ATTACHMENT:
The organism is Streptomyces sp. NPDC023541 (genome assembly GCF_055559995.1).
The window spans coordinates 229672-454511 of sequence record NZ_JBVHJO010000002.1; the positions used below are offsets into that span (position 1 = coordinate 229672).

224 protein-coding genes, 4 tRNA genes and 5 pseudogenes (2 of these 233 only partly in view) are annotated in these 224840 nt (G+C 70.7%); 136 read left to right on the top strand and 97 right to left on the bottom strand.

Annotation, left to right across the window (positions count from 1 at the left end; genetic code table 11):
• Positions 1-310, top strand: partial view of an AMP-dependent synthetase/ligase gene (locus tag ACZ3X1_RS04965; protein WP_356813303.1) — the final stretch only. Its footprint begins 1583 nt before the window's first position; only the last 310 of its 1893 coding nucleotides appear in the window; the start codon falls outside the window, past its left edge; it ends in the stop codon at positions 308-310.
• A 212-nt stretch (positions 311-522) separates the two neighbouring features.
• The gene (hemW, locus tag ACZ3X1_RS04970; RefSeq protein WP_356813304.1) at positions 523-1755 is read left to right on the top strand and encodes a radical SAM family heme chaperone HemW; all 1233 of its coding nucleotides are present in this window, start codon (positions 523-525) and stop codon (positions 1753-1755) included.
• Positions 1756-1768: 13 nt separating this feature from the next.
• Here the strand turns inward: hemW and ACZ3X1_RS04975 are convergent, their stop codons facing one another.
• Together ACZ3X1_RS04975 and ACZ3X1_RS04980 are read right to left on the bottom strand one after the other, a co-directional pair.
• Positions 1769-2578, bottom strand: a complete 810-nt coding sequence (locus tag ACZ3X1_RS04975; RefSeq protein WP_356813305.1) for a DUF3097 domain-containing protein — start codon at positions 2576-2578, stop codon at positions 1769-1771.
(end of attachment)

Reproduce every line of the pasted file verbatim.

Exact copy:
The organism is Streptomyces sp. NPDC023541 (genome assembly GCF_055559995.1).
The window spans coordinates 229672-454511 of sequence record NZ_JBVHJO010000002.1; the positions used below are offsets into that span (position 1 = coordinate 229672).

224 protein-coding genes, 4 tRNA genes and 5 pseudogenes (2 of these 233 only partly in view) are annotated in these 224840 nt (G+C 70.7%); 136 read left to right on the top strand and 97 right to left on the bottom strand.

Annotation, left to right across the window (positions count from 1 at the left end; genetic code table 11):
• Positions 1-310, top strand: partial view of an AMP-dependent synthetase/ligase gene (locus tag ACZ3X1_RS04965; protein WP_356813303.1) — the final stretch only. Its footprint begins 1583 nt before the window's first position; only the last 310 of its 1893 coding nucleotides appear in the window; the start codon falls outside the window, past its left edge; it ends in the stop codon at positions 308-310.
• A 212-nt stretch (positions 311-522) separates the two neighbouring features.
• The gene (hemW, locus tag ACZ3X1_RS04970; RefSeq protein WP_356813304.1) at positions 523-1755 is read left to right on the top strand and encodes a radical SAM family heme chaperone HemW; all 1233 of its coding nucleotides are present in this window, start codon (positions 523-525) and stop codon (positions 1753-1755) included.
• Positions 1756-1768: 13 nt separating this feature from the next.
• Here the strand turns inward: hemW and ACZ3X1_RS04975 are convergent, their stop codons facing one another.
• Together ACZ3X1_RS04975 and ACZ3X1_RS04980 are read right to left on the bottom strand one after the other, a co-directional pair.
• Positions 1769-2578, bottom strand: a complete 810-nt coding sequence (locus tag ACZ3X1_RS04975; RefSeq protein WP_356813305.1) for a DUF3097 domain-containing protein — start codon at positions 2576-2578, stop codon at positions 1769-1771.